What if car tires could be made from renewable resources instead of petroleum? In this episode of the podcast, we interview Dr. Paul Dauenhauer, part of a research team from the Center for Sustainable Polymers who have developed a new chemical process to make isoprene (one of the key ingredients in car tires) from biomass such as grass or corn.
Dr. Hope Jahren is a geobiologist who studies fossil organisms and the global environment, and is also the New York
Nanoparticles are already widely used in a variety of technologies, and some researchers are looking for ways to make those nanoparticles more environmentally friendly. In this episode of the podcast, we interview Dr. Mike Curry about his research making nanoparticles from cellulose, a very common molecule found in plants.
We’re back from winter break and preparing a fantastic batch of podcast episodes for spring 2017! Over the next few months we’ll be featuring interviews with Dr. Hope Jahren and Dr. Mike Curry, plus a profile of Dr. Gro Harlem Brundtland, and much more. Stay tuned!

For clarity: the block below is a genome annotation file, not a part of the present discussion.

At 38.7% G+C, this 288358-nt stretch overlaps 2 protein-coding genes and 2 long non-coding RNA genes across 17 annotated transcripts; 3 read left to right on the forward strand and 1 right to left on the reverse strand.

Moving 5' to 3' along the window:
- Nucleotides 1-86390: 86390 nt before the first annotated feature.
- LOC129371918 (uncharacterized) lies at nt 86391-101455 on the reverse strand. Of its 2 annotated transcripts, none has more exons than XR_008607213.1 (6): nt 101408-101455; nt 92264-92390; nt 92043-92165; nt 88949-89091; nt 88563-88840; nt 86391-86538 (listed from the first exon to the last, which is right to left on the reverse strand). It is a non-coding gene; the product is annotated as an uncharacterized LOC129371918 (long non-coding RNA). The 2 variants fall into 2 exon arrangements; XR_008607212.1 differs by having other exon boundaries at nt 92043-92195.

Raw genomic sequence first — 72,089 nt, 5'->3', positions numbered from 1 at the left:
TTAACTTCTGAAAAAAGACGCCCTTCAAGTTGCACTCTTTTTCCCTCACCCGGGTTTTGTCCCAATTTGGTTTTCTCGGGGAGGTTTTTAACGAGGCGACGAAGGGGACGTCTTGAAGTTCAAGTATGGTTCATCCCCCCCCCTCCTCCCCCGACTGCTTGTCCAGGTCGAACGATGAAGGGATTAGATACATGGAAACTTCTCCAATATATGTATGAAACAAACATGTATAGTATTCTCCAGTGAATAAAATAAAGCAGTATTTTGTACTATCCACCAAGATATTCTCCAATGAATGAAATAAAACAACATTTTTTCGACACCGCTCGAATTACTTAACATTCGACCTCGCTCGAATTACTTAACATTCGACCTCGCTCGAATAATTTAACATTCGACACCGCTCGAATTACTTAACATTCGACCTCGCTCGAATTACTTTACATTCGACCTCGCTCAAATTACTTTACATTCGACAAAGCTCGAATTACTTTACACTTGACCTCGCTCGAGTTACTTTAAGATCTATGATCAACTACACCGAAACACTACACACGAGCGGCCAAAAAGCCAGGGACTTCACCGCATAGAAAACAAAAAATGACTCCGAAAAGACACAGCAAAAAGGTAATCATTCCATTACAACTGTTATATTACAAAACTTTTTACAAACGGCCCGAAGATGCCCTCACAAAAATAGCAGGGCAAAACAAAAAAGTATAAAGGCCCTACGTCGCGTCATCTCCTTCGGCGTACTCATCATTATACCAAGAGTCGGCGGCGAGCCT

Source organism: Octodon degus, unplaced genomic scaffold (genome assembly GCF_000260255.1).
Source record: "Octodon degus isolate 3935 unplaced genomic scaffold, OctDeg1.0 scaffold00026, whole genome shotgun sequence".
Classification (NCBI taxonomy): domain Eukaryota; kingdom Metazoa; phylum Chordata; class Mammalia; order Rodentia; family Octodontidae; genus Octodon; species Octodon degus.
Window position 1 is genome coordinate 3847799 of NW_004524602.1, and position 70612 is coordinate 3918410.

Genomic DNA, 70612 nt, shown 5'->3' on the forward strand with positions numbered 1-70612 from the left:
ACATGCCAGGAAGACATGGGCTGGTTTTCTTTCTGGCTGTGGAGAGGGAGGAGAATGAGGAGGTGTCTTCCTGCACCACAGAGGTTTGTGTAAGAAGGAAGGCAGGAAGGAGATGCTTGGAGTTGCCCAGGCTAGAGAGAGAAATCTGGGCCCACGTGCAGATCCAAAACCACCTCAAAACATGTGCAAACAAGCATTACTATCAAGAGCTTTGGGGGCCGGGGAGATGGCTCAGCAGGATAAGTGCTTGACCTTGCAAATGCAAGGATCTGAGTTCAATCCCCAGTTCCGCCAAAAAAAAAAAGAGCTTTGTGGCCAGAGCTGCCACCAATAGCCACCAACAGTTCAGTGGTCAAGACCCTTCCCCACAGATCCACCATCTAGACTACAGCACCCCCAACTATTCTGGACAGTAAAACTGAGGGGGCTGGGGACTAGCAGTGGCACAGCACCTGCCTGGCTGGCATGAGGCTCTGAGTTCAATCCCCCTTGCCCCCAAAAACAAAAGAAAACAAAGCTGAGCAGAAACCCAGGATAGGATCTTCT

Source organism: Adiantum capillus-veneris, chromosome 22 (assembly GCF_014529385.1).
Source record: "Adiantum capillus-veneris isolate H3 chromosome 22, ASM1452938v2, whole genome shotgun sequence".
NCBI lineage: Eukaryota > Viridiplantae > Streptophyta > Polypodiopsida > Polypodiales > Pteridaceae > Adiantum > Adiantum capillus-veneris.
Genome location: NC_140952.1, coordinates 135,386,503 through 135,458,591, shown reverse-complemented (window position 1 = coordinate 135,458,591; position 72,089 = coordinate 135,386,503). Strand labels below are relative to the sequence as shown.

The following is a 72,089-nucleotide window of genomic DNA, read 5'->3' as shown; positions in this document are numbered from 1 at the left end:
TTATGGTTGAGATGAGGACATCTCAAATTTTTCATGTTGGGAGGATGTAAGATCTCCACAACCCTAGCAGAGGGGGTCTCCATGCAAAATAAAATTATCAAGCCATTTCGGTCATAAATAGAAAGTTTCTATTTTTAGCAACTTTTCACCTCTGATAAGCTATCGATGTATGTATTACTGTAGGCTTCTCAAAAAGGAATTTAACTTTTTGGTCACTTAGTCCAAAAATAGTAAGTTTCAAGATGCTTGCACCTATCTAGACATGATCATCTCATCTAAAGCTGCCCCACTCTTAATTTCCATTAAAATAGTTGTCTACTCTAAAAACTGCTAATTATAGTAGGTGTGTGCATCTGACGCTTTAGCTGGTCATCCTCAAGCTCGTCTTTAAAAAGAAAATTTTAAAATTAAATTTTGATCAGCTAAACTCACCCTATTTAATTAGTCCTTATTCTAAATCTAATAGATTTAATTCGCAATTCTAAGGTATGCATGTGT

Art and science are often though of as completely separate pursuits, but what happens when artists and scientists actually talk to each other? In this episode of the podcast, we interview Dr. Cathy Murphy about her experiences inviting art students to spend time in her chemistry lab at the University of Illinois Urbana-Champaign.
Plastic debris in our water is a huge pollution problem, and just one source of that pollution is the tiny microbeads that have been widely used in personal care products. In this episode of the podcast, we interview Dr. Richard Thompson, a Professor of Marine Biology at Plymouth University and an expert on the effects of plastic debris in the marine environment. We discuss the recent federal ban on microbeads and what consumers can do to be more sustainable in our day-to-day use of plastics.
This episode of the podcast features an interview with University of Minnesota graduate student Peter Clement, discussing the book The War on Science by Shawn Otto. We focus on Otto’s explanation of the Seven Stages of Technological Adaptation — an observation that how our society adapts new technology has generally repeated the same sequence of steps over and over, from discovery through crisis and adaptation, especially since the mid-20th Century.